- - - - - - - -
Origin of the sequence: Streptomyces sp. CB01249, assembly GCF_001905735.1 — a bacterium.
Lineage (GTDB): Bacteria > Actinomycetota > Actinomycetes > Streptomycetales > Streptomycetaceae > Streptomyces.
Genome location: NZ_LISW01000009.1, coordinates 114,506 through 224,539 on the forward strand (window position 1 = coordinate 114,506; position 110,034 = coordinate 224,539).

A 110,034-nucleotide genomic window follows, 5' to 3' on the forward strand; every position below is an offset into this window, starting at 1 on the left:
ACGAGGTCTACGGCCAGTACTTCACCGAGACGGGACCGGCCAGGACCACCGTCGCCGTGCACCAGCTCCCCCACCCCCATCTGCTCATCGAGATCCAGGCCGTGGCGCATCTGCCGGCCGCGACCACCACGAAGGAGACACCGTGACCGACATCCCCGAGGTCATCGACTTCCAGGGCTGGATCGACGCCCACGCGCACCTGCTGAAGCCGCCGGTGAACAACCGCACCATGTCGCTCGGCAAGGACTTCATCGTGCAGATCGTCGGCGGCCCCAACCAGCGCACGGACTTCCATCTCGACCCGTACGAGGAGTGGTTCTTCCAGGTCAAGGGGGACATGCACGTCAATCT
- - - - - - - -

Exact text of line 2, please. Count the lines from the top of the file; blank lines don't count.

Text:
Lineage (GTDB): Bacteria > Actinomycetota > Actinomycetes > Streptomycetales > Streptomycetaceae > Streptomyces.